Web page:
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FBI Still Searching For Motive In Chattanooga, Tenn., Shootings
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FBI Still Searching For Motive In Chattanooga, Tenn., Shootings

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FBI Still Searching For Motive In Chattanooga, Tenn., Shootings

FBI Still Searching For Motive In Chattanooga, Tenn., Shootings
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  • <iframe src="https://www.npr.org/player/embed/425377022/425377023" width="100%" height="290" frameborder="0" scrolling="no" title="NPR embedded audio player">
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The FBI held a press conference Wednesday to provide the latest in the Chattanooga, Tenn., shootings. Authorities say it's too early to tell if the shooter was radicalized.

MELISSA BLOCK, HOST:

The FBI released some new details today about what happened during those two shootings at military facilities last week in Chattanooga, Tenn. Five servicemen were killed. For the first time, the agency confirmed that the suspect, Mohammod Abdulazeez, was shot and killed by police. But as NPR's Russell Lewis reports, what authorities have yet to conclude is why he did it.

RUSSELL LEWIS, BYLINE: The FBI says it's working almost 400 leads in the case and has an estimated 250 agents and investigators in Chattanooga. Special agent Ed Reinhold says they have hundreds of others working across the country and the world. And every day, they're learning new information.

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ED REINHOLD: This is a complex and ongoing investigation, and we are still in the early stages of piecing together exactly what happened and why.

LEWIS: Reinhold says it's also too early to determine if Abdulazeez was radicalized, but they are pursuing that as a possibility - nor would he comment on reports of a history of mental illness and substance abuse. Agent Reinhold says they don't believe, at this point, he was working with others to launch this attack.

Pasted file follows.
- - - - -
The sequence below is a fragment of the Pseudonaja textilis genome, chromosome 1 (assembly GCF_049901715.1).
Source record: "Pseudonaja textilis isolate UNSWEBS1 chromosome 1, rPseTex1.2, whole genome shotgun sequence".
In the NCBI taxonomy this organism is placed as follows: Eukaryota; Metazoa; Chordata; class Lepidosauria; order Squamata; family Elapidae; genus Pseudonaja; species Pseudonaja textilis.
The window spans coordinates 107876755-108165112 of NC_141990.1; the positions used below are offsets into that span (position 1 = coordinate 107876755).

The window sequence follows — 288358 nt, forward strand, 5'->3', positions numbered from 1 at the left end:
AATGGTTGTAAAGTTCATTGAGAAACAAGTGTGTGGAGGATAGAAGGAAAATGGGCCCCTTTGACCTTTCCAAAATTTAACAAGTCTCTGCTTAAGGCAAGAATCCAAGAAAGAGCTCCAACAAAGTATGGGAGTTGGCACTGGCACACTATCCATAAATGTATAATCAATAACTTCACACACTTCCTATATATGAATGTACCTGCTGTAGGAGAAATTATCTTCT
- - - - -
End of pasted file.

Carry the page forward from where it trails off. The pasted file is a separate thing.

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REINHOLD: At this time, we're treating him as an homegrown violent extremist. We believe he acted on his own that day. We believe he entered the facility on his own. We do not have any indication that anyone else was assisting him on that day.

LEWIS: Reinhold said on the morning of the shooting last Thursday, Abdulazeez drove to a military recruiting center at a strip mall and sprayed the exterior with bullets. He was armed with a military-style rifle and two handguns. He then rushed across town, crashing through a gate at the Naval Operational Support Center. Reinhold said a military service member fired at the suspect.

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REINHOLD: The shooter approached the front of the building, entered into the facility and then shot the first service member inside the facility. He then made his way throughout the building, continuing to shoot at those who he encountered.

LEWIS: Reinhold said Abdulazeez shot and killed four Marines when he exited the back of the building. The military is not typically armed at facilities like this in the U.S. and is investigating the use of the service member's weapon in this case. By then, Chattanooga police had swarmed this area and returned fire. The entire incident took five minutes. There were 20 Marines and two sailors on-site. Marine Maj. Gen. Paul Brier said the death toll would've been higher if not for local law enforcement.

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MAJOR GENERAL PAUL BRIER: We are incredibly thankful for the bravery of the responding police officers. Their immediate actions that day saved lives.

LEWIS: The FBI didn't release toxicology reports or discuss what they found on the 24-year-old's computer and cellphone.

At the site of the first shooting at the recruiting center, plywood now covers the shattered windows. Bright-green paint marks where investigators found the bullet casings. There's a makeshift memorial here, too - hundreds of flags pushed into the grass, pictures of the killed and the hand-drawn signs. Adrien White stopped by to look.

ADRIEN WHITE: This is an awful thing to happen here. I don't know. We're going to make it, though. We're going to make it through it. I just wanted to come out and just show my support. That's all.

LEWIS: Many in this city are still struggling to understand why someone who was raised here would do this. These are the same questions that law enforcement have, too. Russell Lewis, NPR News, Chattanooga.

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